When trying to succeed in business, confidence is one of the key factors a person needs to showcase. Confidence is not necessarily just believing you are the best at what you do, but rather also knowing one’s self-worth, believing in what you represent and having a strong sense of self. You always do your best. All this combined creates a person who is not afraid to lead, is consistent and grounded, able to succeed because they have trust in themselves to succeed. Confidence benefits both the employer and the employee – a confident employee is able to build a successful career, showcase their business ability and contribute significantly to the company. Such a company is sure to be able to execute operations efficiently and succeed due to its capable employees.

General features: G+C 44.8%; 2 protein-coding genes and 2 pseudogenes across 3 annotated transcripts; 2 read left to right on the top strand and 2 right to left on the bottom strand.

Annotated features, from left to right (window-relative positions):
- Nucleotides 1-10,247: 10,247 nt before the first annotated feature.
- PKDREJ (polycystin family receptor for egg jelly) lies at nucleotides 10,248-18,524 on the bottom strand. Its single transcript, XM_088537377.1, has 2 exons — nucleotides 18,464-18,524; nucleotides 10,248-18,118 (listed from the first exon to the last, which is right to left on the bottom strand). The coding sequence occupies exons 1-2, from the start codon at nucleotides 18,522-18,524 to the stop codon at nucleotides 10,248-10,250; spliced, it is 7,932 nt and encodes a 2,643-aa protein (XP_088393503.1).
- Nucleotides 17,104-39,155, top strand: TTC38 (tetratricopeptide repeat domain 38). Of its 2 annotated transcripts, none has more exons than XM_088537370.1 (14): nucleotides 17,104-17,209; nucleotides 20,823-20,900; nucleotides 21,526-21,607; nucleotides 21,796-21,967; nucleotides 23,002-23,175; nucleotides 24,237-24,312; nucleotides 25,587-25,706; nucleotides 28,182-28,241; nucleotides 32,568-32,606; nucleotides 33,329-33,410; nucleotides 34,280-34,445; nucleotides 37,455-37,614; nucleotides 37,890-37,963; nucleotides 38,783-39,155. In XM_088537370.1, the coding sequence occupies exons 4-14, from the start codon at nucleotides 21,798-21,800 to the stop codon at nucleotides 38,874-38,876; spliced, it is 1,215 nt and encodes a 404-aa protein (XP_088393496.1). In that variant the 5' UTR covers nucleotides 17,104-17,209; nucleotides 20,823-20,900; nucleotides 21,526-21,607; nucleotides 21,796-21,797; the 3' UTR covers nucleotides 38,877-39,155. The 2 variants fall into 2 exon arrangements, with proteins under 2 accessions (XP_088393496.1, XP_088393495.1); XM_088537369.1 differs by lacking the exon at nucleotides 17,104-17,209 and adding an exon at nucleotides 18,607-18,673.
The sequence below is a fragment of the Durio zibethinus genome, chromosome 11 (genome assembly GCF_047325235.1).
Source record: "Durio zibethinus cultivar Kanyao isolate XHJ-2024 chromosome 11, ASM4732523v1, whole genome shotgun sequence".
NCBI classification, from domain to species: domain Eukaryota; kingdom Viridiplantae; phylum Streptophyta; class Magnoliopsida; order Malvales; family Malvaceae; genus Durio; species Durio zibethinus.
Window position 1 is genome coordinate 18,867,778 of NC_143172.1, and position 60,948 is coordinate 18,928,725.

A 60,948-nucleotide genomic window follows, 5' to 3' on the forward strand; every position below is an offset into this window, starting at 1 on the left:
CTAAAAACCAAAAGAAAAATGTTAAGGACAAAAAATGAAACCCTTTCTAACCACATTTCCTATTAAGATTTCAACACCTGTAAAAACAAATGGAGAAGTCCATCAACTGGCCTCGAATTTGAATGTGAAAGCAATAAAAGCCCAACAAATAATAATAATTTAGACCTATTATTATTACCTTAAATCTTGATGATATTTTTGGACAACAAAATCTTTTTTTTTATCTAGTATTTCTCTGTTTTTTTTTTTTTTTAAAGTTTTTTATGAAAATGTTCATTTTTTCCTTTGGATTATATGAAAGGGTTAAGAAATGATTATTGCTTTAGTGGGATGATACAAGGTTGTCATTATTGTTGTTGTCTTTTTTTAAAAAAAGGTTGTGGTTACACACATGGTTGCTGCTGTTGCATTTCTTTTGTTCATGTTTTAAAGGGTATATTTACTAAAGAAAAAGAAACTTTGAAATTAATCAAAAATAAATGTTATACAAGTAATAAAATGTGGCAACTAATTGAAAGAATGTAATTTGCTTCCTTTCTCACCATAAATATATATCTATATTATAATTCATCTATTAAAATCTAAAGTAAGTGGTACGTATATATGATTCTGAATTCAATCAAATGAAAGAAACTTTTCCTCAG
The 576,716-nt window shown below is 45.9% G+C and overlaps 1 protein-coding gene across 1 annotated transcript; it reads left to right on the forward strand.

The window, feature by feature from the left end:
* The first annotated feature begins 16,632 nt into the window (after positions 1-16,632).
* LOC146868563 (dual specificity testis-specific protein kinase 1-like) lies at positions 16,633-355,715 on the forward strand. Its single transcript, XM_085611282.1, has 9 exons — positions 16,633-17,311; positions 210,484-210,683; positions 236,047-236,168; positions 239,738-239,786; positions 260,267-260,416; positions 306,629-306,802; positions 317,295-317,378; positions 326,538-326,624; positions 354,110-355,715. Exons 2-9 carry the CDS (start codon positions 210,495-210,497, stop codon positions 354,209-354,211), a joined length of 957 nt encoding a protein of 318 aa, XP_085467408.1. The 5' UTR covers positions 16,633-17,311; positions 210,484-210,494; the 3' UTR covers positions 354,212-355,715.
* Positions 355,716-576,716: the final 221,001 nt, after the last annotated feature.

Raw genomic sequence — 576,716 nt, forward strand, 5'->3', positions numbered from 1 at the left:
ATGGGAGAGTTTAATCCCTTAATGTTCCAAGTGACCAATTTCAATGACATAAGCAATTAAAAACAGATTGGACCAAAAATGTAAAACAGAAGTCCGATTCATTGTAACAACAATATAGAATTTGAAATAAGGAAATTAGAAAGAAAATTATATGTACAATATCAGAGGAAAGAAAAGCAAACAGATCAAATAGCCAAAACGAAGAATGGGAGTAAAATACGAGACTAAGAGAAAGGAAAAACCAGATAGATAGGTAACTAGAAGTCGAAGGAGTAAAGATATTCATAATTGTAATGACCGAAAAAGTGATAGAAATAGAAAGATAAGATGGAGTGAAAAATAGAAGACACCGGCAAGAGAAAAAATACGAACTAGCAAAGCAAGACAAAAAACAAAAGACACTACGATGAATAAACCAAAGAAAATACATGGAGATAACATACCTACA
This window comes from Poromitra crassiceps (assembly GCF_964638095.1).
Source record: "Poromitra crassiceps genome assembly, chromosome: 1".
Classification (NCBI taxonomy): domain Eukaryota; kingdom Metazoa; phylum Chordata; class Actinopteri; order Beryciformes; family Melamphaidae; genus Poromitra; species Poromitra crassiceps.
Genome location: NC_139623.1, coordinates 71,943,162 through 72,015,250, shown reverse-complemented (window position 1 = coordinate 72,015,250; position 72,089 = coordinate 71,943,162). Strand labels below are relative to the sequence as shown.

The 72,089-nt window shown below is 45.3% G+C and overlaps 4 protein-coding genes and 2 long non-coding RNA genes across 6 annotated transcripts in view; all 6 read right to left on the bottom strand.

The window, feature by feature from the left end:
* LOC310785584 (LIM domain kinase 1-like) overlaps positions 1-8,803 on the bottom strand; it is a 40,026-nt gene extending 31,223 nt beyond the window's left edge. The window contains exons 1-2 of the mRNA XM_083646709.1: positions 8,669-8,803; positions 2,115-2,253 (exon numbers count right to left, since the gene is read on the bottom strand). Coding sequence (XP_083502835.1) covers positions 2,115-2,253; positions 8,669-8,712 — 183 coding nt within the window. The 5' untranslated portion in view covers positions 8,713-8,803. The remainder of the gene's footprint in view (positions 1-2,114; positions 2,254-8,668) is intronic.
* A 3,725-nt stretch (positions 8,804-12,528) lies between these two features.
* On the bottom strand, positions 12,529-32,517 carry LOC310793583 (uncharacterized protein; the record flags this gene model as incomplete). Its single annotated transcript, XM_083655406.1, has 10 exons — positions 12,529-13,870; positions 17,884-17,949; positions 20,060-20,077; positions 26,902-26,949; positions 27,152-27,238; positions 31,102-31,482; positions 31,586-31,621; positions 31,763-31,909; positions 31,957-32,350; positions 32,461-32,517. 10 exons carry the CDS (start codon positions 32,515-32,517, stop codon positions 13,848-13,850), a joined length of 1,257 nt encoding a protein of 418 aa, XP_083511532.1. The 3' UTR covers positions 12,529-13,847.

Although we can conclude that confidence is crucial when it comes to success in professional life, sadly, the so-called imposter syndrome is still very much present – research shows it is emblematic especially in women. Studies show that not only are women more likely to be less confident due to socialisation into prevailing gender norms of humbleness and servitude, but are also likely to question their own abilities. Women make up half of the U.S. workforce and hold almost 60 % of advanced degrees, but also earn less in their industries. Moreover, due to so-called ‘occupational sorting’, women choose careers at a lower level which also yield lower payer and lower contributions because they, according to the research, are more likely to feel as if they are not capable to perform at complex jobs (Gerdeman, 2019). What is more, they are less likely to contribute in group discussions due to this lack of confidence, and also shrug praise off and underestimate their capabilities. The most distressing fact here is that even women who are acclaimed professionals in their field showcase such behaviour (Gerdeman, 2019).